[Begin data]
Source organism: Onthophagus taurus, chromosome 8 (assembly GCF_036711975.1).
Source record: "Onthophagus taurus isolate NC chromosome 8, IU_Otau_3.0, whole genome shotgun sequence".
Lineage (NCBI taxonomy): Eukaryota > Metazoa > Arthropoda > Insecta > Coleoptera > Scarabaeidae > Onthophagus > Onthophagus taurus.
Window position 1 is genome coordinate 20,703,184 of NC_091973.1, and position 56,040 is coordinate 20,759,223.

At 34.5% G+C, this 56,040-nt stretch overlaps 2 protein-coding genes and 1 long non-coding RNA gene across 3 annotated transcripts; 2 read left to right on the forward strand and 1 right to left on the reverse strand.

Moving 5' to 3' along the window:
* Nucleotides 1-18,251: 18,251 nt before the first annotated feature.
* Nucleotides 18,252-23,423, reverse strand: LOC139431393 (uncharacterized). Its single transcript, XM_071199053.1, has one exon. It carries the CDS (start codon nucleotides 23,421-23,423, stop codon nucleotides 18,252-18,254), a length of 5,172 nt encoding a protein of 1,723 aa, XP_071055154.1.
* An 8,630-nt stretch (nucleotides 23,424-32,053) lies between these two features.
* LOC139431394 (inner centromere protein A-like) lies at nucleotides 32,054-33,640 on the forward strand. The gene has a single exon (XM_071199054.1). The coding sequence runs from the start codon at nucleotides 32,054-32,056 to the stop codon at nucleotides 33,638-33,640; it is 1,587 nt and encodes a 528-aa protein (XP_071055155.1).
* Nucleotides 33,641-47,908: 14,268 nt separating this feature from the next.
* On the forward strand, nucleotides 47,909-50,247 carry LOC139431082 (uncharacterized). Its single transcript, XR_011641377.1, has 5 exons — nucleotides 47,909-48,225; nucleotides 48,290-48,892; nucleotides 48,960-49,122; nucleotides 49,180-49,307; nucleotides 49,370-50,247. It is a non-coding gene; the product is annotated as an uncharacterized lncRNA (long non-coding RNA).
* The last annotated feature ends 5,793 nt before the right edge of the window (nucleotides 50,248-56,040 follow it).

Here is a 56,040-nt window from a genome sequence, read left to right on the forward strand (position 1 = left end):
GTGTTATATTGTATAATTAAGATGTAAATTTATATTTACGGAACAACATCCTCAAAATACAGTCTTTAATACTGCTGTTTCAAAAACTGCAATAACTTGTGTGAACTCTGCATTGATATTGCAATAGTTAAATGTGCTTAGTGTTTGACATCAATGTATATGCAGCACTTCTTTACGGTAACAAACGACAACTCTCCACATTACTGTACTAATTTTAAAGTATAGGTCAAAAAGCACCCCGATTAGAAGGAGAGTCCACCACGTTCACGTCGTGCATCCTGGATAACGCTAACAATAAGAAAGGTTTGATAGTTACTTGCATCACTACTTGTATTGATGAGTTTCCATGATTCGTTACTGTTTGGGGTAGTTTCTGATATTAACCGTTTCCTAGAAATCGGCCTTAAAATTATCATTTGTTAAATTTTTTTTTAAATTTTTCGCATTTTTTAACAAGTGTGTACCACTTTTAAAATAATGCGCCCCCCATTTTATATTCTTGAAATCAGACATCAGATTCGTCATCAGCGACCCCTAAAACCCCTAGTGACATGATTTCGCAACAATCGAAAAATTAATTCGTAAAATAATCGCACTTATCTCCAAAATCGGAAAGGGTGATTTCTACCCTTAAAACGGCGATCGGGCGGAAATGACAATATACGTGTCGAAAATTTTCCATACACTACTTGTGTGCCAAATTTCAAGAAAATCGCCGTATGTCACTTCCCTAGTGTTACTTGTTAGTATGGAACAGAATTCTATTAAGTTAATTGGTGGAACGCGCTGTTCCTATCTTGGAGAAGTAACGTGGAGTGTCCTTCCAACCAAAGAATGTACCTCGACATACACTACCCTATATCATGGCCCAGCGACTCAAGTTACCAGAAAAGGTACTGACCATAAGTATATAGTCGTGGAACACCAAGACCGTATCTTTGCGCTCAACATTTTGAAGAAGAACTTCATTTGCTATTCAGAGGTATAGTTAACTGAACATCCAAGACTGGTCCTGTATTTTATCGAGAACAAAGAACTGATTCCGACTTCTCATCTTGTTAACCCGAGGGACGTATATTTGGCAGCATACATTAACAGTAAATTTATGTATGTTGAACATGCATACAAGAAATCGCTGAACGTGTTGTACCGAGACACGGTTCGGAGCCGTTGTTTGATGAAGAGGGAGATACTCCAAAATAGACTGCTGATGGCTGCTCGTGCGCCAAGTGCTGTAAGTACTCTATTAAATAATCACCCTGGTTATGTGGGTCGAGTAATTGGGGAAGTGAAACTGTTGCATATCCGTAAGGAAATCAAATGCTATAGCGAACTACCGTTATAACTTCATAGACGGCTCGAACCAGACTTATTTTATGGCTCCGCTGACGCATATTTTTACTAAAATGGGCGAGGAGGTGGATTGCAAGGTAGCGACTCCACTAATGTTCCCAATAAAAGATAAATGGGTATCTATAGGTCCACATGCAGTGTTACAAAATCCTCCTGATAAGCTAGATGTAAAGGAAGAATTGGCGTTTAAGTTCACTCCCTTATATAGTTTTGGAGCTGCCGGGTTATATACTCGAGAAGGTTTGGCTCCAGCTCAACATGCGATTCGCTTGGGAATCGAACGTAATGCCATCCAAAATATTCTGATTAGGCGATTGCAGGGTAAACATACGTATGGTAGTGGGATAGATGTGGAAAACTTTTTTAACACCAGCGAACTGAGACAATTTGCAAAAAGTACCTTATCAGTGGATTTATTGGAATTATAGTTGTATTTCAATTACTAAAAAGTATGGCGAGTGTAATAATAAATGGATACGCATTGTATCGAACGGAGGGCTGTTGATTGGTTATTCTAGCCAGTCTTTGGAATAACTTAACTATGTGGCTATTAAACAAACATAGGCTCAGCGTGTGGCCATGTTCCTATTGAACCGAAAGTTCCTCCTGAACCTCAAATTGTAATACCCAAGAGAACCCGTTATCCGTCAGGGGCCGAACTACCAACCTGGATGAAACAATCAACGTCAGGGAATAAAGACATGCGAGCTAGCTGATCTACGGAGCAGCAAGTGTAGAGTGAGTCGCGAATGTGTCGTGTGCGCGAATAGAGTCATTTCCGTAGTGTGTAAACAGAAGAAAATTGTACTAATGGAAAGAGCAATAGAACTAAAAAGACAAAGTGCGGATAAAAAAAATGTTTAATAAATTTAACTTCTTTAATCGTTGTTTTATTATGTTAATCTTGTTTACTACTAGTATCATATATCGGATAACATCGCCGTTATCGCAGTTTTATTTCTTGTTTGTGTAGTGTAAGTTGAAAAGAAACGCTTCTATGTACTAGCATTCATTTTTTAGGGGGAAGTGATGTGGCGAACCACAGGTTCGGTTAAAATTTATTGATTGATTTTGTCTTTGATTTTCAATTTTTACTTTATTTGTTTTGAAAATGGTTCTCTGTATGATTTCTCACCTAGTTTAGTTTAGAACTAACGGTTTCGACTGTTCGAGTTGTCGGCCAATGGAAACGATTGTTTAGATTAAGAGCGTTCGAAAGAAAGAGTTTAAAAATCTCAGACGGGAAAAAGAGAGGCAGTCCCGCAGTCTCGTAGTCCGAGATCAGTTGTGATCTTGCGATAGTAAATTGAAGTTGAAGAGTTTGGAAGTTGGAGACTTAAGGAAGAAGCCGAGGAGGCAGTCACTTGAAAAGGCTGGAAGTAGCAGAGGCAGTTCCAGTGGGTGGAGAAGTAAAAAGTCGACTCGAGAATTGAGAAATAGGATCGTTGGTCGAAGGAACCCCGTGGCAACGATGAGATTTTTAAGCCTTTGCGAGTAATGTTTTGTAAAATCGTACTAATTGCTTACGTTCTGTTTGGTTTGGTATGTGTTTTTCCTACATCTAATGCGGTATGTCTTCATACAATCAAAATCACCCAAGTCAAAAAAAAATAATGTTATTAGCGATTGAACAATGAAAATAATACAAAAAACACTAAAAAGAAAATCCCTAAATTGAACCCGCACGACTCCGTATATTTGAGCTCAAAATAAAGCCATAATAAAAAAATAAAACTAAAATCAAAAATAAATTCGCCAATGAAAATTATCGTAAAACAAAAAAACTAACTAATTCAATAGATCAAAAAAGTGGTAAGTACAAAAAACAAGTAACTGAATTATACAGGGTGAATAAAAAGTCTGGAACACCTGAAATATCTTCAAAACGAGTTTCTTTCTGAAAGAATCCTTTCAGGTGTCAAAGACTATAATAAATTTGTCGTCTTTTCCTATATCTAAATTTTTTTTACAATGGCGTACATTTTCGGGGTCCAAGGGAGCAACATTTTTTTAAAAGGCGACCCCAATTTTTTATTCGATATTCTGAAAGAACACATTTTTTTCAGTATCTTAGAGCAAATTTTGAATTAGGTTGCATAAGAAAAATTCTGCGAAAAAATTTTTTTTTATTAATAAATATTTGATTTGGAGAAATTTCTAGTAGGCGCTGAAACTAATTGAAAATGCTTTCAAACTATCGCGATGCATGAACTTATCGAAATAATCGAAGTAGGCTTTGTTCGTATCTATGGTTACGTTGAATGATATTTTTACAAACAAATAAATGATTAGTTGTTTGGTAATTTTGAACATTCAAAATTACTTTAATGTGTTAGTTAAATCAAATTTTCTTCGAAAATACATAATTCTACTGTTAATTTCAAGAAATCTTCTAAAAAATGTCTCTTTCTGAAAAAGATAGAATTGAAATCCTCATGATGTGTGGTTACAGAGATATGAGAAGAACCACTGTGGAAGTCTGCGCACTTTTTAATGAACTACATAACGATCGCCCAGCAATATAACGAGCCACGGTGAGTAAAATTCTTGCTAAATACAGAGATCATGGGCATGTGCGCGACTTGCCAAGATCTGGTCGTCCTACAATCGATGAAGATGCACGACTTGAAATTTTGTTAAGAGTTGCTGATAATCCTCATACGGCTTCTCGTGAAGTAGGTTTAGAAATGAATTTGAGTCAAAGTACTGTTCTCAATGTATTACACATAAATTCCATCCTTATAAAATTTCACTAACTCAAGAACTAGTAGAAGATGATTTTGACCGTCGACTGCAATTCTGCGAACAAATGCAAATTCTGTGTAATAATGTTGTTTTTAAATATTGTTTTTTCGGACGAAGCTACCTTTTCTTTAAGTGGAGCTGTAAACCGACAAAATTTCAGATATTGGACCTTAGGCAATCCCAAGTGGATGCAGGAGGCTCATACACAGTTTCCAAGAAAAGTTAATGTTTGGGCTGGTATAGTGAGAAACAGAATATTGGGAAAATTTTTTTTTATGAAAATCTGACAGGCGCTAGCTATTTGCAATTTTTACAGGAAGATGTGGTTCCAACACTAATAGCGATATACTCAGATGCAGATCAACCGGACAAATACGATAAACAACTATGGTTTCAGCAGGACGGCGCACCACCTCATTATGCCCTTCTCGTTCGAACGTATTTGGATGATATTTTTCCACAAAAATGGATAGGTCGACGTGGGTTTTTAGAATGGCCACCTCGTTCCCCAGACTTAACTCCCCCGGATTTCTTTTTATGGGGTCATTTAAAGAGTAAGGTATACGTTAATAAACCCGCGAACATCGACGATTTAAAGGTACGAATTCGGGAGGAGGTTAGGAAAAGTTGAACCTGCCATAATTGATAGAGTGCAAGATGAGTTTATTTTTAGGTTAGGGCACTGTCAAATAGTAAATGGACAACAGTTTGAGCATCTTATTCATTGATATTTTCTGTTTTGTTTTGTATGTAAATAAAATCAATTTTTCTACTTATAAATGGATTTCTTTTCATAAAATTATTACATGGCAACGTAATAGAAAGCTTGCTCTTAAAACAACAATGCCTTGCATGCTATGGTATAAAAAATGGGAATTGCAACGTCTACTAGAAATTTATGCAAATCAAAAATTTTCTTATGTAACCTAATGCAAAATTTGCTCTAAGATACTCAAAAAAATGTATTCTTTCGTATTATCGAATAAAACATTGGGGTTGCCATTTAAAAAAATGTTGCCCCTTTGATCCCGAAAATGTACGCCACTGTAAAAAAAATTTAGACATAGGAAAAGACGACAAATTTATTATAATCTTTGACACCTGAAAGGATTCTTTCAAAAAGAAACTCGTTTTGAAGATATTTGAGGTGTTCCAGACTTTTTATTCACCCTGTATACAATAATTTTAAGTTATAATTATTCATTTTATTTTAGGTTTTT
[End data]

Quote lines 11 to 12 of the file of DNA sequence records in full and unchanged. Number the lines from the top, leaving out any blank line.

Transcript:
* Nucleotides 33,641-47,908: 14,268 nt separating this feature from the next.
* On the forward strand, nucleotides 47,909-50,247 carry LOC139431082 (uncharacterized). Its single transcript, XR_011641377.1, has 5 exons — nucleotides 47,909-48,225; nucleotides 48,290-48,892; nucleotides 48,960-49,122; nucleotides 49,180-49,307; nucleotides 49,370-50,247. It is a non-coding gene; the product is annotated as an uncharacterized lncRNA (long non-coding RNA).